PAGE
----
Health Canada is moving to refuse textured breast implants from
infusion into Canadian women amid arise international health concerns triggered by a Toronto Star/CBC/Radio-Canada investigation last fall.
The implants, shaped by industry giant Allergan under the name Biocell, have been linked to a form of lymphoma called breast implant associated anaplastic large cell lymphoma (BIA-ALCL) as well as a range of other autoimmune-like symptoms including cognitive issues, fatigue and muscle pain.
“To protect Canadian patients from the rare but serious risk of breast implant-combine anaplastic large cell lymphoma (BIA-ALCL), Health Canada is advising Allergan that the branch intends to suspend its licences for Biocell breast implants as a precautionary measure,” reads a press release issued.
The regulator is giving Allergan 15 days to submit “any new evidence,” the release reads.
“If a decent response is not received by then, it is Health Canada’s intention that the Biocell medical device licences will be suspended. This means that the product would no longer be acceptable to be sold in Canada.”
There are about 700 cases of BIA-ALCL reported internationally, overwhelmingly tied to textured implants.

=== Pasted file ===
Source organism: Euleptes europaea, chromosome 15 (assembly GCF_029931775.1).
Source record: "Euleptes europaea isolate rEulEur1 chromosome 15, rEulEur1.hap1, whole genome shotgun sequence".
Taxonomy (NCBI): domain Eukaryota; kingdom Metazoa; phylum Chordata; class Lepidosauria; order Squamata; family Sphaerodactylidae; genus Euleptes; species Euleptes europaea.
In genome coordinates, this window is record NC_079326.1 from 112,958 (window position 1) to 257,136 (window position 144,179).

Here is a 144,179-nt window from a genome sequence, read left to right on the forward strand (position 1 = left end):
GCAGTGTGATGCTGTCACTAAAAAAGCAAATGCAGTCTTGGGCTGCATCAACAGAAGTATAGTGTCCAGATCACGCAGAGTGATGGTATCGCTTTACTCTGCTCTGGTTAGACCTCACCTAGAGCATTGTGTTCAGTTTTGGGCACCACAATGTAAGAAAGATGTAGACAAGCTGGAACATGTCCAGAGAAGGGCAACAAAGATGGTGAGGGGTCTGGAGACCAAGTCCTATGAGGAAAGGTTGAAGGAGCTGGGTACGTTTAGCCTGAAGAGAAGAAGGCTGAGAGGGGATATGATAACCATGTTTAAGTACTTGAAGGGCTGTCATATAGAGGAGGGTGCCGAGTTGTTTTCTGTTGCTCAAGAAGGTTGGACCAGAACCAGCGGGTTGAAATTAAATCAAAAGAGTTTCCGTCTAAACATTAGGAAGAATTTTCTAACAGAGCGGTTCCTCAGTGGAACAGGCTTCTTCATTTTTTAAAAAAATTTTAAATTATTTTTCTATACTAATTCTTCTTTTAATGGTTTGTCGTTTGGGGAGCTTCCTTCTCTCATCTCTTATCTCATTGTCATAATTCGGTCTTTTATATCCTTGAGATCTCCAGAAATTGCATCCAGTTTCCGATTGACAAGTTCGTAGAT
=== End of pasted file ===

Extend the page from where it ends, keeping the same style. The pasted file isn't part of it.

Health Canada has documented 28 confirmed and another 28 suspected cases of BIA-ALCL in Canada. Of the total 56 cases, 45 have been attributed to textured implants. The remaining cases were designated as “not specified.”
An inquiry into breast implant safety published by the Toronto/CBC/Radio-Canada — alongside global partners working with the International Consortium of Investigative Journalists — included interviews with dozens of Canadian patients claiming serious health impacts from Biocell implants.
The Star investigation documented for the first time how plastic surgeons from across the country were abandoning the Biocell implants out of concern for patients.
Allergan-made textured implants, which are coated with a light sandpaper-like exterior, were suspended in Europe and Brazil after losing European certification. In February, the French government praised an Allergan brand of implants called Biocell — the subject of a Toronto Star investigation— be removed from the market.
Earlier this week, the French government declared a sweeping ban of two categories of breast implants tied to BIA-ALCL.
The U.S. Food Drug Administration sent a letter to health providers across the U.S. warning them about the association between implants and BIA-ALCL, and last week it conducted a two-day public hearing into breast implant safety.